From Data to Decisions: The Nebraska On-Farm Research Network Helps Farmers Find Answers
Conducting on-farm research can help provide the reliable answers you need to make decisions for your operation with confidence. For three decades, Nebraska farmers have been working with university specialists and educators to design research projects to test products and practices on their farm. This allows farmers to determine what products work best for them on their own operation. Fifty-nine percent of farmers who implemented on-farm research practices observed a 1-6 bu/acre yield increase, with an average value increase of $11-15/acre.
Don and Barb Batie, who own Batie Cattle Co. near Lexington, Nebraska, started participating with Nebraska On-Farm Research in 2017. Since then, they have had a wide range of research studies on their farm.
“With the help of extension personnel, it makes it so much easier, and they’ll do all of the nitty gritty and push the numbers for you,” Barb Batie said. “All you have to do is decide what it is you want to research and get in touch with your extension staff, and they’ll make it happen.”
“I’d highly encourage farmers to do on-farm research of some type,” Don Batie said. “Either do something you’ve thought about or come up with a wild crazy idea and try it.”
In 2021, over 100 Nebraska On-Farm Research Network projects were conducted. Practices such as cover crops, row spacing, planting population, starter fertilizer and more were evaluated, as well as technologies such as drones, sensors and models for nitrogen management and variable-rate seeding technology.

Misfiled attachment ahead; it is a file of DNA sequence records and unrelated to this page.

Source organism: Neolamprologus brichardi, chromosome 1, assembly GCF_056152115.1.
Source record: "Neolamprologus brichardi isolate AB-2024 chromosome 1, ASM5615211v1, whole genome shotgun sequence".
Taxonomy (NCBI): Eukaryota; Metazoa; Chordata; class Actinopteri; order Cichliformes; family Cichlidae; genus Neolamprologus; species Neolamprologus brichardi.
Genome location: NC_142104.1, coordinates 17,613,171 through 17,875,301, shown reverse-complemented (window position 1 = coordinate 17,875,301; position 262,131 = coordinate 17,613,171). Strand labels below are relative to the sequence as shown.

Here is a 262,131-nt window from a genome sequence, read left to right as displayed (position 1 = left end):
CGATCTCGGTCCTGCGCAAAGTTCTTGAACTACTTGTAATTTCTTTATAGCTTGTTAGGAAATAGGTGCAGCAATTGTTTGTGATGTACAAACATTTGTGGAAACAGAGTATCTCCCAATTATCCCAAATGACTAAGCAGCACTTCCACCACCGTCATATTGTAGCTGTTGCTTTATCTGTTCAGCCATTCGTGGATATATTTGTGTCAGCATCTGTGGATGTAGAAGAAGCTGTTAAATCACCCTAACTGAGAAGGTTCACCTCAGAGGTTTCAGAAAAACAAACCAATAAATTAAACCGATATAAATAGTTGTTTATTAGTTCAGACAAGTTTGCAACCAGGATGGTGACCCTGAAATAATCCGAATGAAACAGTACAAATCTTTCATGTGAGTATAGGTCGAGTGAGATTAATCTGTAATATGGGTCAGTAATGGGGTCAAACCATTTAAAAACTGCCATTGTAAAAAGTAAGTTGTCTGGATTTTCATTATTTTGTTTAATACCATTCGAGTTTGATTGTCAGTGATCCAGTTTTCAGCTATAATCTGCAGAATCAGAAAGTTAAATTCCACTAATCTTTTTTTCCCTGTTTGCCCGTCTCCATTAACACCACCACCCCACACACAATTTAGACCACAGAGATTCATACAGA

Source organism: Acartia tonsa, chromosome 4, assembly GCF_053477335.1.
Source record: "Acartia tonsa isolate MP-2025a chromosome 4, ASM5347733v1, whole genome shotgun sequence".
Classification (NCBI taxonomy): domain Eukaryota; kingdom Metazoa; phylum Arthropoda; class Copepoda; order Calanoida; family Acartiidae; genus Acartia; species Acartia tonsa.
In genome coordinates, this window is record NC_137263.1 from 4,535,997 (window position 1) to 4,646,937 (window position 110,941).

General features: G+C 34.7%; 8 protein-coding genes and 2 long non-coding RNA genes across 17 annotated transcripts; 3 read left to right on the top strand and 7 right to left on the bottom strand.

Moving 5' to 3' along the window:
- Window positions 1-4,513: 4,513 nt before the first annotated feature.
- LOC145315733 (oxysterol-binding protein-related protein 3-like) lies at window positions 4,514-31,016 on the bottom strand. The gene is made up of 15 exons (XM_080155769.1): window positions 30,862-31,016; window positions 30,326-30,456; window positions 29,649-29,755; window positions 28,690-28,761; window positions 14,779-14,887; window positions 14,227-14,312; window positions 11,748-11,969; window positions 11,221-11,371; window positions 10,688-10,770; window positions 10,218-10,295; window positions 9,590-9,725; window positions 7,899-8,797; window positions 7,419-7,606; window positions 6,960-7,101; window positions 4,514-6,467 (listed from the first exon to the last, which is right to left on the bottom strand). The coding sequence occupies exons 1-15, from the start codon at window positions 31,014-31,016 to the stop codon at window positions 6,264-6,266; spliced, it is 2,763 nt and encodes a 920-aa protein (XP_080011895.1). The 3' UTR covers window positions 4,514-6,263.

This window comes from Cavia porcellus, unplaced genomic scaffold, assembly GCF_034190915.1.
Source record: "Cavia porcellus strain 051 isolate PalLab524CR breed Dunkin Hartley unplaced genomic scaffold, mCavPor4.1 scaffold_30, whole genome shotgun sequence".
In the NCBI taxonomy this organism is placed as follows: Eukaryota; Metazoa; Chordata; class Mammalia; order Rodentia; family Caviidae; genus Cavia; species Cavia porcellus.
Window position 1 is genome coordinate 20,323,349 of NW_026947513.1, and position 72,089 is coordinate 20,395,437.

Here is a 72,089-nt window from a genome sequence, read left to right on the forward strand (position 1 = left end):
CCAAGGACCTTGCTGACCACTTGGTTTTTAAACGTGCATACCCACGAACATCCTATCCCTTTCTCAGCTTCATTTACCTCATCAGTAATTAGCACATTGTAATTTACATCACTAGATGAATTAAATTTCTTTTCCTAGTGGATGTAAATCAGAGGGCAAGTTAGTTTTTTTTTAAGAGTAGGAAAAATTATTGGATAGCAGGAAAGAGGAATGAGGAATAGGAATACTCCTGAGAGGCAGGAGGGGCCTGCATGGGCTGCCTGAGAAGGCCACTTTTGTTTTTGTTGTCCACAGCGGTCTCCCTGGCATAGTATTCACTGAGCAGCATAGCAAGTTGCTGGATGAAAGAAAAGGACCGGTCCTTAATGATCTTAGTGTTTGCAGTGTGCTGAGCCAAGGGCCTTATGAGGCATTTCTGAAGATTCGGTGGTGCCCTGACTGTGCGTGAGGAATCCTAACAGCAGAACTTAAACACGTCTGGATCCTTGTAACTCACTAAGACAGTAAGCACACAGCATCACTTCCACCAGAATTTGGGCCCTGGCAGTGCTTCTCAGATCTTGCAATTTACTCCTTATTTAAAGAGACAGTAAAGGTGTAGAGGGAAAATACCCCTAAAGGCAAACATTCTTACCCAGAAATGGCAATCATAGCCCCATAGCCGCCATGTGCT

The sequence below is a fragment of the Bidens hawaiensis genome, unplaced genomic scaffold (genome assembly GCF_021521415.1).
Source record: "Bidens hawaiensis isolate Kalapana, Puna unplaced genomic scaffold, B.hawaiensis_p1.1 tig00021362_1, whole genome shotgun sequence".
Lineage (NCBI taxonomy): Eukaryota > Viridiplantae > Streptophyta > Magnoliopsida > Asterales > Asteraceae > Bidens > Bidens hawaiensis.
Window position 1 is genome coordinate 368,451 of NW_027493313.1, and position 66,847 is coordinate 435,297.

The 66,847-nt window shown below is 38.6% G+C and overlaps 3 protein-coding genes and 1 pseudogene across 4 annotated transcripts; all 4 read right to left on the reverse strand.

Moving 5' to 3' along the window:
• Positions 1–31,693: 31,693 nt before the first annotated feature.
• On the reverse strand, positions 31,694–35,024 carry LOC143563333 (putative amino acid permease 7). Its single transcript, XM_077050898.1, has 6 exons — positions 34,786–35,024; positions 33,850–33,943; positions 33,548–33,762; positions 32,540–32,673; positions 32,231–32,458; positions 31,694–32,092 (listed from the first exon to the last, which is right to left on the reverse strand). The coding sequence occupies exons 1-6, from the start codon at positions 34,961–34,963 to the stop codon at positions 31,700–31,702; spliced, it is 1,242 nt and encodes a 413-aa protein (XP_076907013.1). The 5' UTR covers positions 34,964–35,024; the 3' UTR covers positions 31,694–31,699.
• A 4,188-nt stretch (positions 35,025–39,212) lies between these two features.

On-Farm Research Update Meetings in 2022
- Alliance — Knight Museum & Sandhills Center, 908 Yellowstone
- North Platte — West Central Research, Extension, and Education Center (WCREEC), 402 W. State Farm Rd.
- York — Cornerstone Ag & Event Center, Fairgrounds York, 2400 N. Nebraska Ave.
- Norfolk — Madison County Extension Office, 1305 S. 13th St.
- Auburn — 4-H Building Nemaha County Fairgrounds, 816 I St.
- Kearney — Buffalo County Extension Office, 1400 E. 34th (Fairgrounds)
Programs start at 9 a.m. CST (8 a.m. MST). Check-in begins a half-hour before the meeting starts. The program will conclude at 3:30 p.m. CST (2:30 p.m. MST).
The Baties’ daughter, Julie (Batie) Louden, said she has always been fascinated by science, “and then having extension come out and do actual real science on our farm and try some new ideas to see what will work — I love the idea of taking ideas and putting them into practice.”
Today’s participants utilize the latest in agriculture technologies. GPS guidance systems are used to place treatments within the field, trials are monitored with drone, airplane or satellite imagery, and yield monitors are used to collect production data. The increased use of precision technologies is allowing for more in-depth understanding of the treatments that farmers are researching, allowing them to discover where certain products or practices work in their fields. While the technology to conduct on-farm research has changed over time, the mission remains the same — to help farmers address questions that will make them more productive, profitable and sustainable.
Each year participants get together at an annual results meeting, where they get the chance to share their results and network with other innovative Nebraska farmers. This year’s meeting is on Thursday, Feb. 17 and there are six in-person meeting locations around the state. To register, and for more information, visit the meeting page.
Nebraska On-Farm Research is a collaborative partnership of Nebraska Extension, Nebraska Corn Growers Association, Nebraska Corn Board, Nebraska Soybean Checkoff and Nebraska Dry Bean Commission. Read results from over 1,000 studies, see example project plans, watch video presentations and find out how to get started by visiting the Nebraska On-Farm Research Network website or contacting Laura Thompson at 402-245-2224.